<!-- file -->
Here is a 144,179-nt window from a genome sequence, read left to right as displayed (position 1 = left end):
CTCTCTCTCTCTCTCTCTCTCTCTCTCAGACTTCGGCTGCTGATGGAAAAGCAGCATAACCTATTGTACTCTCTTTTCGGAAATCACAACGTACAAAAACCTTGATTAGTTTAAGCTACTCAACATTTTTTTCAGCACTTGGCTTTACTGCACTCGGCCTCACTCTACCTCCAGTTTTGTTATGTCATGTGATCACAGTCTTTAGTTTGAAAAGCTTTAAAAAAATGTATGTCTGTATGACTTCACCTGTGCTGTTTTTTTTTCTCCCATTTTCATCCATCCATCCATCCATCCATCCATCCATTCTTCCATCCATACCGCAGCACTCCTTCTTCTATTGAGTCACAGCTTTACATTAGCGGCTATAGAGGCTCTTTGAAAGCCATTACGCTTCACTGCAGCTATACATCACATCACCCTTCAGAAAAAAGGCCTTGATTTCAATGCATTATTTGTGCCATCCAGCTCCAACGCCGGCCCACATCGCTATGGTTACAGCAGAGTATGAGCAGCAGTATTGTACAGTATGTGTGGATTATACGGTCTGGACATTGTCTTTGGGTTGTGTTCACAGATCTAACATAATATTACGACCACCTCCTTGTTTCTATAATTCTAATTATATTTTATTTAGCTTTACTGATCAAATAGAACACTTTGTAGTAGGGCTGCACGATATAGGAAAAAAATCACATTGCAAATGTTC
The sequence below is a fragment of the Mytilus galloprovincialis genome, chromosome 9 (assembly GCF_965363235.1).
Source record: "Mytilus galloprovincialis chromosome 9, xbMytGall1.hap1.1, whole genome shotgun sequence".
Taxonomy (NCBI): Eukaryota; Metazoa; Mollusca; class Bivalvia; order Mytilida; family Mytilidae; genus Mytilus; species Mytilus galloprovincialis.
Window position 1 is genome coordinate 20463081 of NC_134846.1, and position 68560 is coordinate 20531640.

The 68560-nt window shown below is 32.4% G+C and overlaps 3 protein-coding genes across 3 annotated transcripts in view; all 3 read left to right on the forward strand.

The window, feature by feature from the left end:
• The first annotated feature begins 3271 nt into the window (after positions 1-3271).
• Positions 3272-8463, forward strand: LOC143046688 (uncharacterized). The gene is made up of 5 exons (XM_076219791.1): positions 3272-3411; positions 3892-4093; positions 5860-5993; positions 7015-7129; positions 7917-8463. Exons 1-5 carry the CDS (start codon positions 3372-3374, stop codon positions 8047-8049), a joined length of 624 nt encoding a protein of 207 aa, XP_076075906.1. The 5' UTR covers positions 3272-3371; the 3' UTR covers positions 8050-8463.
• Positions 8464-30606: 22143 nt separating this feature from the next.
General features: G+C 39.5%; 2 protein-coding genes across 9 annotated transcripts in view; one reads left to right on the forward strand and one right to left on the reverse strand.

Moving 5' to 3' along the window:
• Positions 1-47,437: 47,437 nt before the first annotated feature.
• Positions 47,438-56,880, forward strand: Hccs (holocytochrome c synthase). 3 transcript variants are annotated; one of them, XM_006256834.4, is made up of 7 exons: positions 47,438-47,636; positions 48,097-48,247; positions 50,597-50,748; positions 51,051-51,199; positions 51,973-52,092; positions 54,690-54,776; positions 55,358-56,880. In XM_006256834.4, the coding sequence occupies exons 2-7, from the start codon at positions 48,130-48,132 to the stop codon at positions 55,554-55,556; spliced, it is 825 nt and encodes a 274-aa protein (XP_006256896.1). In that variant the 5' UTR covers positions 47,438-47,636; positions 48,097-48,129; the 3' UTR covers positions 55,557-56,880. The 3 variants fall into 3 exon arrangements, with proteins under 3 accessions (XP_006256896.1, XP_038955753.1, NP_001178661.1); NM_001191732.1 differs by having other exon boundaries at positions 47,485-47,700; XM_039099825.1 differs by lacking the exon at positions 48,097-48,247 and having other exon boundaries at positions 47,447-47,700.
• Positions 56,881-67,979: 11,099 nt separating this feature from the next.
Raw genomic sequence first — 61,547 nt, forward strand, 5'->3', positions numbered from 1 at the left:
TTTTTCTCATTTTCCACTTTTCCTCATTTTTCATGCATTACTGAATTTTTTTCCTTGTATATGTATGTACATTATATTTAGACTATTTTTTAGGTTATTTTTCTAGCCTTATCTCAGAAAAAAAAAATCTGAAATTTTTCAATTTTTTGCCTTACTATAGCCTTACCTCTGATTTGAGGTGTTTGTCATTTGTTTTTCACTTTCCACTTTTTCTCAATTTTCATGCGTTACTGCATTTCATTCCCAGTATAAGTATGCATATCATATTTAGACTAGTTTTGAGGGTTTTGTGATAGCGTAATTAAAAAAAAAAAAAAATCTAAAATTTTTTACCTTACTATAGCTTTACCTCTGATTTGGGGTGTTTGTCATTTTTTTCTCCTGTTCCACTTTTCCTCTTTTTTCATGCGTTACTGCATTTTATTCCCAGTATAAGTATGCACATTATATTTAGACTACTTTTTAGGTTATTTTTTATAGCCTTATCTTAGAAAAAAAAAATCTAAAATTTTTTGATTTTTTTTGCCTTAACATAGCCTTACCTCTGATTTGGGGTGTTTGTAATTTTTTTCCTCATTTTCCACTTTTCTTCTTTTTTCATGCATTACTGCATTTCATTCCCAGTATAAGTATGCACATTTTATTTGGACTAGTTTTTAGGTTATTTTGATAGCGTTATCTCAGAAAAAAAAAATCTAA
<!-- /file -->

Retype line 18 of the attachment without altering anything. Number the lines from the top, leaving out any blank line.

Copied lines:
TTTTTCTCATTTTCCACTTTTCCTCATTTTTCATGCATTACTGAATTTTTTTCCTTGTATATGTATGTACATTATATTTAGACTATTTTTTAGGTTATTTTTCTAGCCTTATCTCAGAAAAAAAAAATCTGAAATTTTTCAATTTTTTGCCTTACTATAGCCTTACCTCTGATTTGAGGTGTTTGTCATTTGTTTTTCACTTTCCACTTTTTCTCAATTTTCATGCGTTACTGCATTTCATTCCCAGTATAAGTATGCATATCATATTTAGACTAGTTTTGAGGGTTTTGTGATAGCGTAATTAAAAAAAAAAAAAAATCTAAAATTTTTTACCTTACTATAGCTTTACCTCTGATTTGGGGTGTTTGTCATTTTTTTCTCCTGTTCCACTTTTCCTCTTTTTTCATGCGTTACTGCATTTTATTCCCAGTATAAGTATGCACATTATATTTAGACTACTTTTTAGGTTATTTTTTATAGCCTTATCTTAGAAAAAAAAAATCTAAAATTTTTTGATTTTTTTTGCCTTAACATAGCCTTACCTCTGATTTGGGGTGTTTGTAATTTTTTTCCTCATTTTCCACTTTTCTTCTTTTTTCATGCATTACTGCATTTCATTCCCAGTATAAGTATGCACATTTTATTTGGACTAGTTTTTAGGTTATTTTGATAGCGTTATCTCAGAAAAAAAAAATCTAA